What can we learn from Sweden’s domestic payment system quandary?
The Nordics have a unique model for domestic payment processing, but some of the upheavals in the system provide a lesson for other countries debating faster, upgraded payments initiatives.
Owned by the eight largest banks in Sweden, Bankgirot is the clearing house for domestic payments in Sweden, and provides the banks with payment product and billing managed services via their BG Faktura system. All of the payment transactions are assigned Bankgirot event codes, and via a third party, BEAN, Bankgirot also provides “translated” reports to the banks on those cleared transactions. All of which comes at a subscription price.
Here’s the upheaval: One of the big four Swedish banks announced in 2014 that it was bringing its pricing and billing functionality in house rather than reinvesting in the required upgrades to BG Faktura’s pricing and billing system to extend its lifetime (the current as-is end of life is in 2020).
The $7 million upgrade price tag for the rest of the banks to upgrade the Bankgirot system was too costly, and in 2015, the member banks agreed not to reinvest, letting the system run its course through 2019.
The rest of the banks are now faced with a choice of how to price and bill for domestic payments, since their current solution is set to retire in just a few years time.
What’s a Swedish bank to do now?
Given that BG Faktura is on life support, Swedish banks have a few years to find a new approach. One solution is to bring pricing and billing for domestic payments in house, to create a future proof solution to transacting domestic payments.
Any bank considering this approach needs to include the following criteria to ensure a truly future proof solution:
1) The solution should be input agnostic.
Any data feed from any payments system should be easily consumable and accepted in any format that system produces, be it ACH, cards, digital, mobile, even blockchain. What’s more, it should be able to accept all of the current Bankgirot event codes without having to remap them to the bank’s system.
2) The solution should allow for rationalisation of event codes, simplification of the payment products catalog, and flexible pricing.
Rationalisation, simplification, and streamlining product offerings benefits the bank, allowing it to grandfather obsolete products, and create new ones by bringing full product ownership back to the bank. A flexible pricing rules engine that can use existing, un-remapped event codes also allows the bank to create customized bundled offerings and conditional (relationship) pricing.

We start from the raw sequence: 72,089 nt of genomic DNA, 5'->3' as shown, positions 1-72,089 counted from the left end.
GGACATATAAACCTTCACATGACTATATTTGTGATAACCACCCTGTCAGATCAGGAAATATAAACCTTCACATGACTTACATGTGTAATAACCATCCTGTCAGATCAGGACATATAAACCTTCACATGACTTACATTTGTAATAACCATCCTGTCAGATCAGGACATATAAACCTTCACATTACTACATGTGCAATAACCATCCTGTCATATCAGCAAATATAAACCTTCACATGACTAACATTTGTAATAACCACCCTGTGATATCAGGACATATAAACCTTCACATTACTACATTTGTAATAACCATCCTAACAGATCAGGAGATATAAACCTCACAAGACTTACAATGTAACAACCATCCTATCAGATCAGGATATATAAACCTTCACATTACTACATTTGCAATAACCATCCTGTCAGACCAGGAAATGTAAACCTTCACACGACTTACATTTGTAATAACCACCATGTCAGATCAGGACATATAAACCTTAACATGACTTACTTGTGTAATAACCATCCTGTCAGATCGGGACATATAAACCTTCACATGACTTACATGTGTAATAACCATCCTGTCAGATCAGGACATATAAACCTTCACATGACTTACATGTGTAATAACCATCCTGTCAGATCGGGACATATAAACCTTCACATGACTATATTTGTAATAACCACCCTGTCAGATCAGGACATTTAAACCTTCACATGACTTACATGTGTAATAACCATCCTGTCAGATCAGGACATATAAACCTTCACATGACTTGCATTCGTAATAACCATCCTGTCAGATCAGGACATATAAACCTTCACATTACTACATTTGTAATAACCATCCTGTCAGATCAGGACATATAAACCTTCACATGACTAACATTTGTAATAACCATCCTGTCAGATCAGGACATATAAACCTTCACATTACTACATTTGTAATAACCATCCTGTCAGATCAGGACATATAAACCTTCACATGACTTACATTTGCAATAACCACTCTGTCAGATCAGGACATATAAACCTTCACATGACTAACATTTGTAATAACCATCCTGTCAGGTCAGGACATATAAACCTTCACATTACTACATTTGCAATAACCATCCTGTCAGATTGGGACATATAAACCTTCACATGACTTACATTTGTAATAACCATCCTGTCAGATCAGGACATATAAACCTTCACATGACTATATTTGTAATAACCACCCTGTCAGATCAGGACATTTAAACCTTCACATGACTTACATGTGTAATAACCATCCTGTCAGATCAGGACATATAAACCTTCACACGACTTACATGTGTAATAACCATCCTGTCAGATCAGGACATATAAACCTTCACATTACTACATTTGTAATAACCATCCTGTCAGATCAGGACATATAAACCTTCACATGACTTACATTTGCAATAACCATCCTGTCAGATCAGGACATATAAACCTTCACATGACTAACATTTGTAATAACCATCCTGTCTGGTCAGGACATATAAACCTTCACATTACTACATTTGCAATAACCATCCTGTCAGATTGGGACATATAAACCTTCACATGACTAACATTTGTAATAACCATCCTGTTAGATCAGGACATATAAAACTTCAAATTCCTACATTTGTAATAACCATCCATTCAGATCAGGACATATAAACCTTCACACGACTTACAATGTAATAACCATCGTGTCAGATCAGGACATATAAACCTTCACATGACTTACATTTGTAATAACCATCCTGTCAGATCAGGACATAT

3) The solution should be able to capture revenue leakage
The right solution should accurately reflect the actual events associated with a payment, crucial when dealing with fee-based revenue, as inaccuracies can result in revenue leakage. The billing solution should also offer true transparency across a customer’s accounts, especially relevant for SME and Corporate customers with any level of hierarchy that benefits from account data aggregation.
4) The solution should have built in reporting
A flexible pricing and billing system should have reporting functionality baked in, with easily customisable reports that know where to pull the data from, and is data input agnostic. It should also be able to pull data from across all lines of business.
5) The solution should be able to scale across the enterprise
Any new solution should be looked at through the enterprise lens, especially relevant to containing, even reducing, operational costs. A truly future proof solution will allow the bank to collapse multiple billing systems onto a single platform. In Sweden, this means the cost of the BG Faktura managed service goes down to a smaller annual maintenance cost funded not by a single line of business, but by the enterprise.
While not every domestic payment rail system is going through the dramatic change Sweden is experiencing, the lessons from this paradigm shift are universally relevant to all banks looking to capture fee-based revenue and provide an unsiloed view of customer transactions.
Enterprise pricing and billing is a strategic initiative, giving the bank a refined approach to product offerings. And the best future-proof solution encompasses the five functionalities outlined here.
By Ghela Boskovich, director, global strategic business development, Zafin